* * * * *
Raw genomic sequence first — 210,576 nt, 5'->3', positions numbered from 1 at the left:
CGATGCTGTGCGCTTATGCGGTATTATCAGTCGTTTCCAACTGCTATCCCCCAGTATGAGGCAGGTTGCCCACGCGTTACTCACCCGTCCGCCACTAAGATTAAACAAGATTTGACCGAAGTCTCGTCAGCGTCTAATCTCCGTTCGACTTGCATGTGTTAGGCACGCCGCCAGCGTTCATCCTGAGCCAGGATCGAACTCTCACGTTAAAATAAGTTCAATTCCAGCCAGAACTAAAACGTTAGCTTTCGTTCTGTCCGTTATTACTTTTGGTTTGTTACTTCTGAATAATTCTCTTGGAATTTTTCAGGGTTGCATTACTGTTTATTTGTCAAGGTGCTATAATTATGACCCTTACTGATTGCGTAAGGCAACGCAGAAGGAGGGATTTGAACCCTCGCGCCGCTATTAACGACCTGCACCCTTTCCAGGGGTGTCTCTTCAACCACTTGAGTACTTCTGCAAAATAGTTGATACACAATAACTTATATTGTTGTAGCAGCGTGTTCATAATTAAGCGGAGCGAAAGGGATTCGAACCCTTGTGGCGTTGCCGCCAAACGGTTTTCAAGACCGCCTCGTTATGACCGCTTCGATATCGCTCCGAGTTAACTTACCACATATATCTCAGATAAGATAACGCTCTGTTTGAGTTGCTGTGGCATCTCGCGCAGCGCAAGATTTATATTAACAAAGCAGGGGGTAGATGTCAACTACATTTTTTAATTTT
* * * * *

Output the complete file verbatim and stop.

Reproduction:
Raw genomic sequence first — 210,576 nt, 5'->3', positions numbered from 1 at the left:
CGATGCTGTGCGCTTATGCGGTATTATCAGTCGTTTCCAACTGCTATCCCCCAGTATGAGGCAGGTTGCCCACGCGTTACTCACCCGTCCGCCACTAAGATTAAACAAGATTTGACCGAAGTCTCGTCAGCGTCTAATCTCCGTTCGACTTGCATGTGTTAGGCACGCCGCCAGCGTTCATCCTGAGCCAGGATCGAACTCTCACGTTAAAATAAGTTCAATTCCAGCCAGAACTAAAACGTTAGCTTTCGTTCTGTCCGTTATTACTTTTGGTTTGTTACTTCTGAATAATTCTCTTGGAATTTTTCAGGGTTGCATTACTGTTTATTTGTCAAGGTGCTATAATTATGACCCTTACTGATTGCGTAAGGCAACGCAGAAGGAGGGATTTGAACCCTCGCGCCGCTATTAACGACCTGCACCCTTTCCAGGGGTGTCTCTTCAACCACTTGAGTACTTCTGCAAAATAGTTGATACACAATAACTTATATTGTTGTAGCAGCGTGTTCATAATTAAGCGGAGCGAAAGGGATTCGAACCCTTGTGGCGTTGCCGCCAAACGGTTTTCAAGACCGCCTCGTTATGACCGCTTCGATATCGCTCCGAGTTAACTTACCACATATATCTCAGATAAGATAACGCTCTGTTTGAGTTGCTGTGGCATCTCGCGCAGCGCAAGATTTATATTAACAAAGCAGGGGGTAGATGTCAACTACATTTTTTAATTTT